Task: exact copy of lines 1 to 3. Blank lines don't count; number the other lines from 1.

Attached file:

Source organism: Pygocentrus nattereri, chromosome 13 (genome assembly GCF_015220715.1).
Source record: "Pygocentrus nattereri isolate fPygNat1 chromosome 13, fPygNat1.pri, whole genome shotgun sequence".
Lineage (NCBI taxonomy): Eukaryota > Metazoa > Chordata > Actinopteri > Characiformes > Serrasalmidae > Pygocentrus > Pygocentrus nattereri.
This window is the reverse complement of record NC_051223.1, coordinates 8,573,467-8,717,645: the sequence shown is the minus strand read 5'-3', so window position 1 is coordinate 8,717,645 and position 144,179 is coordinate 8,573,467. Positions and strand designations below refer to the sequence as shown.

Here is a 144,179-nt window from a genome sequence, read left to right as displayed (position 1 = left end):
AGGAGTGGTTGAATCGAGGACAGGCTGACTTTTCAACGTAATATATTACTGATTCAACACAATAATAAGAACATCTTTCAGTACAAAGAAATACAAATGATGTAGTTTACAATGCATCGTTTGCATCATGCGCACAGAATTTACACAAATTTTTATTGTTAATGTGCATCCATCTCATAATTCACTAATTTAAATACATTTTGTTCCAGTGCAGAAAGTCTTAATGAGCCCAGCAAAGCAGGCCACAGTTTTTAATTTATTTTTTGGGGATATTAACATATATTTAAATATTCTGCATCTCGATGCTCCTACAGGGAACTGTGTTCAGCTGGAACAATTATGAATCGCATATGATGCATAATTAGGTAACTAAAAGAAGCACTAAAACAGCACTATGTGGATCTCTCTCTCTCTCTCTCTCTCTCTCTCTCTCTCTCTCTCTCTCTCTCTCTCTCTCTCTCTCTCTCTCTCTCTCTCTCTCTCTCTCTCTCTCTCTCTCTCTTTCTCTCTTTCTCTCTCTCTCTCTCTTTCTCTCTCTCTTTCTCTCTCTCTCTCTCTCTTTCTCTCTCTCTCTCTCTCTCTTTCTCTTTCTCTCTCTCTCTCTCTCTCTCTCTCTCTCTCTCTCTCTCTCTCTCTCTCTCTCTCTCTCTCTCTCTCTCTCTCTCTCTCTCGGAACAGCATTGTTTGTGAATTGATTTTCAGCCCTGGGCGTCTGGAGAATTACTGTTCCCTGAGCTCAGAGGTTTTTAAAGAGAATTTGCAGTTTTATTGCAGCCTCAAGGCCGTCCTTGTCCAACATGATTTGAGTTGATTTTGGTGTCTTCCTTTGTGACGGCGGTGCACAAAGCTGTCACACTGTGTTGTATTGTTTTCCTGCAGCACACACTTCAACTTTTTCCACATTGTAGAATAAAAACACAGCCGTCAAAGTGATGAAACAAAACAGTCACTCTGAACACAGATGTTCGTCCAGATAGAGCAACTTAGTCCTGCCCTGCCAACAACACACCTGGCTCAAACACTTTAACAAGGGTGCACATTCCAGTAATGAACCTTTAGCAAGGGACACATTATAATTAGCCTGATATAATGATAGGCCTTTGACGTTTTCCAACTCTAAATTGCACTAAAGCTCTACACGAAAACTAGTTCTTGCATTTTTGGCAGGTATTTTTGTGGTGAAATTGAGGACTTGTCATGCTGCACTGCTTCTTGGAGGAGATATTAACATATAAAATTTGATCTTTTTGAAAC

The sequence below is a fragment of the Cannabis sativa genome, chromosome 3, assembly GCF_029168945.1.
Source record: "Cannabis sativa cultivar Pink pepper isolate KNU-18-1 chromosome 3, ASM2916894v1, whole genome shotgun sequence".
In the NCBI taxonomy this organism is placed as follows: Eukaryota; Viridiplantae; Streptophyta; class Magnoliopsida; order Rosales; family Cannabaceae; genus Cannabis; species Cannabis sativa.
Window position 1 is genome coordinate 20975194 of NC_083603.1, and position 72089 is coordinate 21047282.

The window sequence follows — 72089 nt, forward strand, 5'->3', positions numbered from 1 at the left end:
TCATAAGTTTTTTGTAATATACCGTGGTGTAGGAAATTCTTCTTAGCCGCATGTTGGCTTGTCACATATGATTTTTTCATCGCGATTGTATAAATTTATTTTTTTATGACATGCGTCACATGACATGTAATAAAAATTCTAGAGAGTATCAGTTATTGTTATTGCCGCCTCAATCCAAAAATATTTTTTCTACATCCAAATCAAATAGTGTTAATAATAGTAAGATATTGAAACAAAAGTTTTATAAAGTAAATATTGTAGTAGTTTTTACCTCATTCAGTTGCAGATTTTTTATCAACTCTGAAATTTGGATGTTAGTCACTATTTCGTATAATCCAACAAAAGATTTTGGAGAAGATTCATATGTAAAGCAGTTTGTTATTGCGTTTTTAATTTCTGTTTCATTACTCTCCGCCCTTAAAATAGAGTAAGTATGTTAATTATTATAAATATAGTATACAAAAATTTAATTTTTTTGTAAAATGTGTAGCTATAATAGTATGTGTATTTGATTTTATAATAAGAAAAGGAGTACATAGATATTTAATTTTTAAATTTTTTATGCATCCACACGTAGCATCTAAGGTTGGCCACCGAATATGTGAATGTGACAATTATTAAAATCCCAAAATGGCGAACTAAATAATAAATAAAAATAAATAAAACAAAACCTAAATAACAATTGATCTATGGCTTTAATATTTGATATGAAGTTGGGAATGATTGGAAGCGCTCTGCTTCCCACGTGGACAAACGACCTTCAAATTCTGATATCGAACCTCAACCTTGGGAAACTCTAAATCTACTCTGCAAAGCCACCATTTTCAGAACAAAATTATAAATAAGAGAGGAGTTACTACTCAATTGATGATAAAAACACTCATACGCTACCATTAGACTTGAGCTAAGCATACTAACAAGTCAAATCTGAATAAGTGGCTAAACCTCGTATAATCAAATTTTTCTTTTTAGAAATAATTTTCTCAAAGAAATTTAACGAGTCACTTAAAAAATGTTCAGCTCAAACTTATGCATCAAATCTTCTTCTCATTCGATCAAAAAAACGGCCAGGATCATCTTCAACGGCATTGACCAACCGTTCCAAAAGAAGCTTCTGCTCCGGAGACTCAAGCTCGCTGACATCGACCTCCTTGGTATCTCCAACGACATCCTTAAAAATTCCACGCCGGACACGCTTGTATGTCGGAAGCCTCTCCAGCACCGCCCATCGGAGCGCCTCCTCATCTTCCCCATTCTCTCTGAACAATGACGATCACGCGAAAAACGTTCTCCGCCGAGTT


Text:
Source organism: Pygocentrus nattereri, chromosome 13 (genome assembly GCF_015220715.1).
Source record: "Pygocentrus nattereri isolate fPygNat1 chromosome 13, fPygNat1.pri, whole genome shotgun sequence".
Lineage (NCBI taxonomy): Eukaryota > Metazoa > Chordata > Actinopteri > Characiformes > Serrasalmidae > Pygocentrus > Pygocentrus nattereri.